FORMER Industry minister Welshman Ncube’s opposition MDC has moved to select parliamentary candidates in constituencies the party claims were allocated to it under the contentious MDC Alliance agreement.
BY RICHARD CHIDZA
Ncube was last week left wondering after MDC-T secretary-general Douglas Mwonzora announced the country’s biggest opposition by parliamentary representation was ready to field candidates in all constituencies, arguing an agreement on the distribution of seats had not yet been reached by the MDC Alliance partners.
In an internal memorandum on Christmas Eve seen by NewsDay, MDC secretary-general Mirriam Mushayi ordered the party’s provincial structures to begin the process of candidate selection.
“You are notified that the process of candidate selection will commence on January 3, 2018 and is expected to be completed by January 31, 2018. Accordingly, you are hereby requested to receive applications from interested candidates and forward them to my office for vetting. The closing date for receipt of applications is January 14, 2018,” she said.
Mushayi warned that no applications from constituencies outside those allocated to her party would be entertained.
“The constituencies allocated to the MDC by the MDC Alliance for which applications are set out below in respect of each province. No applications will be entertained from outside these constituencies allocated to the MDC,” she said.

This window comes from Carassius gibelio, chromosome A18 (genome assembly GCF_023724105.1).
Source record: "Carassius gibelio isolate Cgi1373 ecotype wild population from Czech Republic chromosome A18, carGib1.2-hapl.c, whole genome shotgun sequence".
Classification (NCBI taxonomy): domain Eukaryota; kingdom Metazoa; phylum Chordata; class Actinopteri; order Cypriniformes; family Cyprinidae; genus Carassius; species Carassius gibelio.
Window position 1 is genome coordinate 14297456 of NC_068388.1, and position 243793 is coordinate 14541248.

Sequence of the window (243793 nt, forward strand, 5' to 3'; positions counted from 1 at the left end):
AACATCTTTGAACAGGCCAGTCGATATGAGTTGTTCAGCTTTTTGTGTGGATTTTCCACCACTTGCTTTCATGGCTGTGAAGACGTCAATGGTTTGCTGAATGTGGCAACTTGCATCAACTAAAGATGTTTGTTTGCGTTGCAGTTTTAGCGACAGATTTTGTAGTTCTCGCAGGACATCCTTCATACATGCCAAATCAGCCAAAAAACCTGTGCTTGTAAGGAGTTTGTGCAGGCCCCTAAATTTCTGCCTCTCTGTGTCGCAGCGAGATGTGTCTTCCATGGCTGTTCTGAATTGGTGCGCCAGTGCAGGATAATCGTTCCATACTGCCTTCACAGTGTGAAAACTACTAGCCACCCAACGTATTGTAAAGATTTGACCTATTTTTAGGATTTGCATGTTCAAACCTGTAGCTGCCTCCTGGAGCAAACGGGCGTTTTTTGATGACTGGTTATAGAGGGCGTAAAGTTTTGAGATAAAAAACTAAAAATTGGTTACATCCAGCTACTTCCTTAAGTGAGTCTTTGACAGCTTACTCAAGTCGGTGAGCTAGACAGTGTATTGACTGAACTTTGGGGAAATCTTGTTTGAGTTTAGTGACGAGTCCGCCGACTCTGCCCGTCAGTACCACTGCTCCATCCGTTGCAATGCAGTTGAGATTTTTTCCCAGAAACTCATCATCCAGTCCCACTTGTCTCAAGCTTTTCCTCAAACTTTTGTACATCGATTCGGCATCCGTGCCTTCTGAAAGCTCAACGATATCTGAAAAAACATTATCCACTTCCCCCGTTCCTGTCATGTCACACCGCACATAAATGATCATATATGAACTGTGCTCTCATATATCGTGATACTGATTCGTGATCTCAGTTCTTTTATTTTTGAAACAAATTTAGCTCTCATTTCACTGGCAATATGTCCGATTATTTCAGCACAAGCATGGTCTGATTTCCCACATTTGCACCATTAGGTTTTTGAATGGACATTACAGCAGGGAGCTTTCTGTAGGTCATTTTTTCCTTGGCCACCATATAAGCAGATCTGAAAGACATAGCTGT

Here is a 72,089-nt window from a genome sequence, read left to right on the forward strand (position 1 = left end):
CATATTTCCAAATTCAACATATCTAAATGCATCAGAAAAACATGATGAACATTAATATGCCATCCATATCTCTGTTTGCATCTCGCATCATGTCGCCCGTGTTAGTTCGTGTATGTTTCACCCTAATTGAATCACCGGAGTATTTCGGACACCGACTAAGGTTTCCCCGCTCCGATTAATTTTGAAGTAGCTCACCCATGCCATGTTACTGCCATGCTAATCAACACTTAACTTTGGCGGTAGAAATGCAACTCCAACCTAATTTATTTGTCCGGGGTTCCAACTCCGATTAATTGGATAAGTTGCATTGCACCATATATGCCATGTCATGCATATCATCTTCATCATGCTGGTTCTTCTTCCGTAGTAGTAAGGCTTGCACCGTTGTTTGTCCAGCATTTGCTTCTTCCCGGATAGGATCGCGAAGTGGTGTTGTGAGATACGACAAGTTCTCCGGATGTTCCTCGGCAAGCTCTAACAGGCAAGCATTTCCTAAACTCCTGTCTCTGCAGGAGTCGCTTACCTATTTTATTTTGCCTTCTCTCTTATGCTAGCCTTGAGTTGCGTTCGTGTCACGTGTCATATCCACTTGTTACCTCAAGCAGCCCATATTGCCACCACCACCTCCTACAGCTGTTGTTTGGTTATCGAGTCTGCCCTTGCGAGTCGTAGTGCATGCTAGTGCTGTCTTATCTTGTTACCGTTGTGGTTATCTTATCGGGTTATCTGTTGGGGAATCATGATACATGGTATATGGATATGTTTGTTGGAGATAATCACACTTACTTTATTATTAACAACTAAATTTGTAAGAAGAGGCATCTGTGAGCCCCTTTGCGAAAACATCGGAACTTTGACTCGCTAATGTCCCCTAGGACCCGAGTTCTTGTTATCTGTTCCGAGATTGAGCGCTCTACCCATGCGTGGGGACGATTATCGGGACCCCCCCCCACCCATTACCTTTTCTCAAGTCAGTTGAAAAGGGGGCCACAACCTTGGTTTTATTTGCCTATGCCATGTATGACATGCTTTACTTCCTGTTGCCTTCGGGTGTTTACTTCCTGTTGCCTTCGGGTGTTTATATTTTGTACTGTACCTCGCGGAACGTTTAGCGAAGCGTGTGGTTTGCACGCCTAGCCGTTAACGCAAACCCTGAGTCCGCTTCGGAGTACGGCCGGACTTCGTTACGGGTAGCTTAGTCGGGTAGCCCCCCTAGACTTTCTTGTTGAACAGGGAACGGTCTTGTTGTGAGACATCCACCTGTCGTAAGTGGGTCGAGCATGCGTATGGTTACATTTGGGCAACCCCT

Ncube, the MDC Alliance spokesperson, argued an agreement was signed and constituencies allocated to specific parties in the coalition, which was disputed by Mwonzora.
“The agreement we signed allocates seats to each party and, as I speak, all parties are working to select their candidates.
We agreed that we will not contest each other from the president to the local authorities and president Tsvangirai is clear on that,” Ncube said on Saturday.
The MDC’s move to begin candidate selection was probably meant to reinforce Ncube’s position.
MDC-T leader Morgan Tsvangirai was forced to issue a stinging rebuke to Mwonzora in the aftermath of reports that the former Nyanga North lawmaker had seemingly disregarded a standing agreement.
But Mwonzora later said he had discussed the issue with Tsvangirai, adding his boss had agreed there was no agreement as yet.
Mwonzora went further to demand of his party’s negotiators to the opposition coalition to conclude negotiations and allow prospective candidates time to mobilise resources and campaign ahead of the make-or-break poll expected in the first half of 2018.
The issue seems to have divided the MDC-T along factional lines, with the party secretary-general now the target of social media barbs and attacks from senior leaders opposed to him.
According to Mushayi, the MDC was allocated two seats in Harare, Manicaland, Mashonaland Central, Mashonaland West and Bulawayo, four in Matabeleland North and South, three in Mashonaland East, one in Chitungwiza, four in Masvingo, and six in the Midlands.